In “Manda Bala,” a documentary about the economy of fear in Brazil in both its licit and illicit permutations, a kidnapper and drug trafficker cheerfully declares, “You either steal with a gun or a pen.”
The film, which won the grand jury and cinematography awards at the Sundance Film Festival and opens at the Angelika cinema in Manhattan today, sometimes over-determines the parallels between often-corrupt politicians, criminals and even the businessmen who profit from their friction. But it succeeds in drawing together vignettes of characters caught in the dynamics of protection and aggression, destruction and creation, social mobility and violent redistribution because, simply put, it’s a good story, told well.
This is despite the fact that “Manda Bala (Send a Bullet)” is director Jason Kohn’s first-ever film project. He was 23 and a recent Brandeis University graduate when he began working on the movie, and five years later, he hasn’t lost the earnest enthusiasm, or occasionally the jargon, of a late-night dorm room conversation. “The relationship between violence, industry and city-building — these are universal themes, and nothing will start or will end in Brazil,” he said. “But I do think you can understand a lot of other places in the world by understanding the dramatic crimes in Brazil.”
That eye on the bottom line, alongside the personal poignance of the characters, gives the film a certain reported discipline.
Much has already been made of Kohn’s connection to famed filmmaker Errol Morris and the accompanying influences: putting consecutive interpreters on screen beside the subjects, the camera lingering on a subject after speaking has ceased. But Kohn freely admits that, as an intern and briefly as a researcher on Morris’ “The Fog of War,” he never got to see him in production, and barely ever picked up a camera until “Manda Bala.”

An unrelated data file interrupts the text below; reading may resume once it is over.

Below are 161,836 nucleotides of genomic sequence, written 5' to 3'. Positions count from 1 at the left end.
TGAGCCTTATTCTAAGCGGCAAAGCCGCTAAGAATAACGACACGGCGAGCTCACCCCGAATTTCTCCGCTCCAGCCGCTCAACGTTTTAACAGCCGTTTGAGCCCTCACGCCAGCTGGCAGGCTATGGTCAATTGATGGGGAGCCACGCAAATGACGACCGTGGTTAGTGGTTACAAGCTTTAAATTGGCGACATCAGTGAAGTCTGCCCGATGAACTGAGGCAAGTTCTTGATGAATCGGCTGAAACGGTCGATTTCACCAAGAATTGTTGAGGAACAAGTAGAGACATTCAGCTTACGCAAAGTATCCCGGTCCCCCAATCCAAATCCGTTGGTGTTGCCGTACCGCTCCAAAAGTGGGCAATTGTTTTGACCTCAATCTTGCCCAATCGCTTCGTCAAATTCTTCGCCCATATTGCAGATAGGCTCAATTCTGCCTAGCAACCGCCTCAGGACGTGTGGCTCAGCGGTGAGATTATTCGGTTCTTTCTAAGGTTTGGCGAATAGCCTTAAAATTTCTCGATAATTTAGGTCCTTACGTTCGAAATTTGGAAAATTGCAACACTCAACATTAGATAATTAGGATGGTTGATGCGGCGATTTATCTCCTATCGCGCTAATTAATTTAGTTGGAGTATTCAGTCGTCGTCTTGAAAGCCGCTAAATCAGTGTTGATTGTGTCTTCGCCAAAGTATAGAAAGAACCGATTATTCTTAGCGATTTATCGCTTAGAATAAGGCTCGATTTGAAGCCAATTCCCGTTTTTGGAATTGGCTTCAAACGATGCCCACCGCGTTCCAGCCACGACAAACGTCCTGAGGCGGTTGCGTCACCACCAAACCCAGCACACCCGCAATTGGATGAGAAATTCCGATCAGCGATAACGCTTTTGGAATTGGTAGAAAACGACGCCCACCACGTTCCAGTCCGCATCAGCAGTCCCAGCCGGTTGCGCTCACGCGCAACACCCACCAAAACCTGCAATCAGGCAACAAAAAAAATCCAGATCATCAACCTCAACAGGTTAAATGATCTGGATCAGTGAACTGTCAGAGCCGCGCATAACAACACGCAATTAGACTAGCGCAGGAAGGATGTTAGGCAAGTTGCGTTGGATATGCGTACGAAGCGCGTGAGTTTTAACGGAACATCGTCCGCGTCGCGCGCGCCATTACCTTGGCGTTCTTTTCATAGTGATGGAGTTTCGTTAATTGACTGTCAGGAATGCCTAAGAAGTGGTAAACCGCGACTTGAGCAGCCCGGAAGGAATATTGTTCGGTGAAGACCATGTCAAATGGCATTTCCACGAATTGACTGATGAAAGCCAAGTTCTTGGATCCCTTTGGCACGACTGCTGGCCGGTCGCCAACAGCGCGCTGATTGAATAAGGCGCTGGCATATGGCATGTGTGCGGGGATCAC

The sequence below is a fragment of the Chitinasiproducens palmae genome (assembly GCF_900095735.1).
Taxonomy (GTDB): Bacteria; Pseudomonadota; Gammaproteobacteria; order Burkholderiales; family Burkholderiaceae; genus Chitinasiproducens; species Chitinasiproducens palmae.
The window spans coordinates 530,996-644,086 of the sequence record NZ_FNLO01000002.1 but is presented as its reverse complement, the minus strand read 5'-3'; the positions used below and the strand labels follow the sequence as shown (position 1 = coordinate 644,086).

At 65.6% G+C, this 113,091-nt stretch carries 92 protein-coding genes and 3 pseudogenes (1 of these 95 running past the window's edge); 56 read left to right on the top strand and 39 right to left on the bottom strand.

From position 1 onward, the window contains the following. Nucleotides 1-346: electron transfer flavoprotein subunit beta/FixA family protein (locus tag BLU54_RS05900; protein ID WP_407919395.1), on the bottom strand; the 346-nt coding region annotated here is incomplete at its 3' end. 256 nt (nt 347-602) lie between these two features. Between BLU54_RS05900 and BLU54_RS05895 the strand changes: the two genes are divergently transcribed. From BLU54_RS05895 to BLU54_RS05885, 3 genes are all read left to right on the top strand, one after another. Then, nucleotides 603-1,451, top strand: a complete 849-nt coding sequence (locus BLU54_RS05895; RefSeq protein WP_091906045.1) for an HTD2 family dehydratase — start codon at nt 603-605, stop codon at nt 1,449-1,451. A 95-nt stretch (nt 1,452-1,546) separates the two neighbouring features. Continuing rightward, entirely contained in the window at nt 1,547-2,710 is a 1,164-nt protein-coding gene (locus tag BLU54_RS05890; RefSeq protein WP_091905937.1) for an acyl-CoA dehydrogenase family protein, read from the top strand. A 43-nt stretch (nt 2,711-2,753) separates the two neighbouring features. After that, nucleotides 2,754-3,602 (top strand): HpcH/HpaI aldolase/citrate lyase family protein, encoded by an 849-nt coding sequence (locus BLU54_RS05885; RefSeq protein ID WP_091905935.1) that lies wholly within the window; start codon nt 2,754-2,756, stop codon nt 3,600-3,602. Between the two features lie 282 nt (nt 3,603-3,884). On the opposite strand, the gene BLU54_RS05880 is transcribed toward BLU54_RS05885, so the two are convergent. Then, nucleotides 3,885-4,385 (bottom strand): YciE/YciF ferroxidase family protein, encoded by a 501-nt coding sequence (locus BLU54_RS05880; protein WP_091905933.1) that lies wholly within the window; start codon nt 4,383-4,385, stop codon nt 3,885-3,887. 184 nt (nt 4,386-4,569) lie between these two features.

Arguably the most potent imprint from Morris is his editor, Doug Abel, whom Kohn credits with giving the film its tight, feverish pace and flashes of humor. In learning how to be a filmmaker partly “by process of elimination,” Kohn said, in 18 months of editing, Abel “taught me more about storytelling than anyone else.”
This story first appeared in the August 17, 2007 issue of WWD. Subscribe Today.
Despite the acclaim, Kohn is pragmatic, rather than showily modest, about what the years yielded. “Who am I?” he said at one point. “I’m just another schmuck from Long Island.” At a certain point, he said, it was too late to back out — as if determination, time, sheer volume of footage and money invested were collectively enough to generate something of any worth. In this case, the result is a brutally raw film that manages empathy for its less sympathetic characters and a humor that is both ironic and heartbreaking.
Kohn’s familiarity with Tropicalia, the late Sixties and early Seventies Brazilian rock and soul, and his professed inspiration from science fiction and action movies — a most apt reference point for the topic, Kohn said — help propel the movie to a place where everything lurches toward disaster, a kind of eternal brink of madness. Kidnappers claim the ears of their victims to send back for ransom, and a surgeon builds his fortune on reconstructing ears from rib cartilage. A company unveils GPS chips to be implanted in the bodies of potential kidnapping victims, and one São Paulo resident proclaims he would get two, because he works with computers and knows they can fail.
According to the opening credits, the film cannot be shown in Brazil, a move Kohn attributes to pending litigation with an interview subject. And to those critics, mostly Brazilian, who question the gall of an American critiquing their country (even if, as this one is, the son of Brazilian and Argentine Jews), Kohn argues Brazil lacks a culture of self-criticism. “There’s a practical reason: The best source of funding for documentaries and feature filmmakers is still the government,” he said. “You’re not going to bite the hand that feeds you.”
Kohn said he was able to circumvent the tired clichés of Brazil in the American vernacular, which mostly center on Rio de Janeiro’s sexiness and violence, by setting the film in the monstrously dimensioned city of São Paulo.
“The second you turn the lens of your camera on that, you’re already exposing an entirely new idea of Brazil,” he said. “This movie is not about poverty, not about the beach, not about the touristic aspects of Brazil. It’s about wealth, decadence and corruption.”